The Klutz is mostly invisible in our culture. The few exceptions are klutzes who manage to find some special niche for themselves. The absentminded professor for example- a trope that some people have told me I fit. Really, such quasi-klutzes are the luck ones. The real down in the dirt klutzes, the ones that have it very hard indeed, don’t have any marketable exceptional strengths to offset their weaknesses. They turn up in our culture from time to time. For example, I don’t know a lot about incels, but if my friend and host of the conditional release podcast, Joel Hill is right, many incels are klutzes with the additional disadvantage of being conventionally unattractive and misogynistic.

None of this is to say that klutzes lack talents, they just lack marketable talents.

I am one of the lucky ones. My klutziness is incomplete. I’m organised enough to fake it and hold down a job. Also, while my parents are not rich, they are very generous and supportive. I suspect I would have spent at least a little time homeless and couchsurfing with friends if my parents weren’t supportive. If I were charmless or just a little bit more disorganized still, my parents would have to stretch their generosity further.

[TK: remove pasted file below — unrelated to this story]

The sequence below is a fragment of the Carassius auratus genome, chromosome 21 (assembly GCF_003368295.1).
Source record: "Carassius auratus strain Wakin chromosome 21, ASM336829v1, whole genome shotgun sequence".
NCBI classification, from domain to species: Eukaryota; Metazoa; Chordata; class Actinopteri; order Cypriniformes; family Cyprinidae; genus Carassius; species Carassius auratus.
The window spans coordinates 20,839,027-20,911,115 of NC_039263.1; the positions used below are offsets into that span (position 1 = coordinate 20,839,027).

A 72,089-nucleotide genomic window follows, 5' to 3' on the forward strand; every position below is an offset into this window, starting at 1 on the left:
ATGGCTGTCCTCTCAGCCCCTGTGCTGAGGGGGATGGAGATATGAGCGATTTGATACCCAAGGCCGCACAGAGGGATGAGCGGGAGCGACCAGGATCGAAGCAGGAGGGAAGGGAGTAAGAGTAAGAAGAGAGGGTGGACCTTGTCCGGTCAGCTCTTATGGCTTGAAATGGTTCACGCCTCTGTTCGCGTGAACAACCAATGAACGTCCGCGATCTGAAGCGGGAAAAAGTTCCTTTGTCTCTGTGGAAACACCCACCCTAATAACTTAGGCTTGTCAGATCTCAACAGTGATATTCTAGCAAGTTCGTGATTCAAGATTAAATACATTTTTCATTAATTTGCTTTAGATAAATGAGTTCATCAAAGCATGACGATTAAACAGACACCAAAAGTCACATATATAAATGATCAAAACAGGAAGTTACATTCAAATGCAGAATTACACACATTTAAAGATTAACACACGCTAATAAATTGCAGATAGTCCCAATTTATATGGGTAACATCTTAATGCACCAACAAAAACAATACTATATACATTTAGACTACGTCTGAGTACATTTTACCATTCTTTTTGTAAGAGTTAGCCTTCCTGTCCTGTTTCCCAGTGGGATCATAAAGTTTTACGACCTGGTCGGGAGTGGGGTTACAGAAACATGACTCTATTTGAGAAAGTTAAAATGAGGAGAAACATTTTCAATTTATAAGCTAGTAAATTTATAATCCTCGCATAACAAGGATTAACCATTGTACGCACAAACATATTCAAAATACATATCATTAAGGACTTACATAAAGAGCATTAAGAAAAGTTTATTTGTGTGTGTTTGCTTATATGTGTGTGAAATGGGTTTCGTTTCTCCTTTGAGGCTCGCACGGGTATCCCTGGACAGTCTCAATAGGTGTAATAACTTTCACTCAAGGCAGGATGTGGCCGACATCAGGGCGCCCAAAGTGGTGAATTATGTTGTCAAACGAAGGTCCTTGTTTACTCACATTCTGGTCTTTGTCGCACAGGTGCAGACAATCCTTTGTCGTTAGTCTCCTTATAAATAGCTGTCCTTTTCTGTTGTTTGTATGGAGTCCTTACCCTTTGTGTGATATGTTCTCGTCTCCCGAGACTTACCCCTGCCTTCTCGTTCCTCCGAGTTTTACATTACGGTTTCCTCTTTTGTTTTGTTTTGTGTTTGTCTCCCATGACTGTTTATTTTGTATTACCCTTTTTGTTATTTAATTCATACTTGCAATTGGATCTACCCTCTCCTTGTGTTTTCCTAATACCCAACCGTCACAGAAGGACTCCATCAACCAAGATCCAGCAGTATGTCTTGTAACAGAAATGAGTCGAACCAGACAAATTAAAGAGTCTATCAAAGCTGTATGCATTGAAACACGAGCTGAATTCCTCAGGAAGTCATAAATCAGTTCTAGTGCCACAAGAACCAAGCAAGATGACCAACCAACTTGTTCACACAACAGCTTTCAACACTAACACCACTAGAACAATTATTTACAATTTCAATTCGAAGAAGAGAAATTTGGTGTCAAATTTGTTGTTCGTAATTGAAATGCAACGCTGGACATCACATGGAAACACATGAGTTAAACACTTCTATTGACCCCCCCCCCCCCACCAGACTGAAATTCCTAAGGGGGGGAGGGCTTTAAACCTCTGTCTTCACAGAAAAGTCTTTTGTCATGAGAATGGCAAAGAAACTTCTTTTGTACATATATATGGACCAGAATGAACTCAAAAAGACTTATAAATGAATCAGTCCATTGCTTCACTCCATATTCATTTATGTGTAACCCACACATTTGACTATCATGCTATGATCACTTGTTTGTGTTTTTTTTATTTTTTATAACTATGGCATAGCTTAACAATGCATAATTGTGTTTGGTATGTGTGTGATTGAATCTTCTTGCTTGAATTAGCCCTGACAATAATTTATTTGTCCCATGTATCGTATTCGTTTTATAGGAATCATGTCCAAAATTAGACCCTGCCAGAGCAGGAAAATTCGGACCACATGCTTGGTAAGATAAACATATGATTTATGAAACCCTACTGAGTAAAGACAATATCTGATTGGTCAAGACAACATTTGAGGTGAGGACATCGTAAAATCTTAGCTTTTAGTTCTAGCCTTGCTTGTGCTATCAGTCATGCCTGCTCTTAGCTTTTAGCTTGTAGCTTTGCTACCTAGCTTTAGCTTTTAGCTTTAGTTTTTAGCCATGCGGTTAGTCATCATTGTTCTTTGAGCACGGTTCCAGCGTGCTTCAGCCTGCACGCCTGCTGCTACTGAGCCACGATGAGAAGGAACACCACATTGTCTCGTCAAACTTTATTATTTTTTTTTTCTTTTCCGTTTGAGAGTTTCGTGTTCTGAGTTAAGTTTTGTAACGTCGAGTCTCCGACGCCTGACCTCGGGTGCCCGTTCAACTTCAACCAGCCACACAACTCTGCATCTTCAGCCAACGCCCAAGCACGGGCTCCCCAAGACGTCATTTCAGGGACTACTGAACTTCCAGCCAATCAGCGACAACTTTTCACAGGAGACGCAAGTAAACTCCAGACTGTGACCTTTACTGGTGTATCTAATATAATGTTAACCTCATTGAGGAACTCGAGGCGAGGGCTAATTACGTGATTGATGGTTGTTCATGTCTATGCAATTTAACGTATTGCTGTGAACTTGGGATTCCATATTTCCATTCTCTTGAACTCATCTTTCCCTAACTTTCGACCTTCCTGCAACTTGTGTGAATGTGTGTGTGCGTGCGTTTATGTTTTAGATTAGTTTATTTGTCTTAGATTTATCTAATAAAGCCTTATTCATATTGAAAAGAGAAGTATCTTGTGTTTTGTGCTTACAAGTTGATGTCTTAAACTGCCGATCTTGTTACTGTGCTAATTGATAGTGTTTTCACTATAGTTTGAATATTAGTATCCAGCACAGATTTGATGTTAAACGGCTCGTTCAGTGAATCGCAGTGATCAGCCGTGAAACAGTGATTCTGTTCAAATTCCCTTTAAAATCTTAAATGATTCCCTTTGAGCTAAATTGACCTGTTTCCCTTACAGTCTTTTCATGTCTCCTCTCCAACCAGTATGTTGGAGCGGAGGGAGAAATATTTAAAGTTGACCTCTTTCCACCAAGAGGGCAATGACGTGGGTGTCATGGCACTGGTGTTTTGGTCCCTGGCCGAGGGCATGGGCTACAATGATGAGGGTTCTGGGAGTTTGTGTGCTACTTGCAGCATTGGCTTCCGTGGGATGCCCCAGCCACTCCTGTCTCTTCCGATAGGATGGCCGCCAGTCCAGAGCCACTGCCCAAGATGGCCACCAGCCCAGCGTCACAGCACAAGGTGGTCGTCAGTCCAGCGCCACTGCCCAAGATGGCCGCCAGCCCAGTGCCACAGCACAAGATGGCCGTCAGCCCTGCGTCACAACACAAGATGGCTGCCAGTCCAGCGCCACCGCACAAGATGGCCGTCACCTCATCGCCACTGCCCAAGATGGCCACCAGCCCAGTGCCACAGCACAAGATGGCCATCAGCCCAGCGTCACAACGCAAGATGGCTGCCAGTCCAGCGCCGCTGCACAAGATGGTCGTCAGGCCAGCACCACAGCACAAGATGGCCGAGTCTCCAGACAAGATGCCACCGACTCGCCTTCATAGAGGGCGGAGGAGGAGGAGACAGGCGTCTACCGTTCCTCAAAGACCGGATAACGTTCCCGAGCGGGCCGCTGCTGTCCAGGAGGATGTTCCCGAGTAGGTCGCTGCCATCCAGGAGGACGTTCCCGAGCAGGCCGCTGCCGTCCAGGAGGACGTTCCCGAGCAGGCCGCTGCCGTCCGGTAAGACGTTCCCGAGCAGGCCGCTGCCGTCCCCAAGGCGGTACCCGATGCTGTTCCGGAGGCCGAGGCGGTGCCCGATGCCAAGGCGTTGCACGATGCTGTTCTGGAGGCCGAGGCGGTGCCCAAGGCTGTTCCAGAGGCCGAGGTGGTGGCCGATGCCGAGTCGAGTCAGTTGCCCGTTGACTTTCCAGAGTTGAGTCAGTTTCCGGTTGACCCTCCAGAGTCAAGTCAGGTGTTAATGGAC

I believe there’s a lot of us klutzes around, though I can’t prove it. There is certainly an outsized number of partial klutzes like me in academia.

Probably, since a young age, many klutzes have been told that they are lazy, because a lot of the time that’s what being a klutz looks like from the outside- e.g.. If you have an average, or even somewhat above average, work ethic and are a klutz, you will look lazy to others, because you get through work more slowly “He couldn’t possibly have forgotten again, he must just be too lazy to do it.”, “He couldn’t possibly have broken something again just by clumsiness- he must not be paying attention”.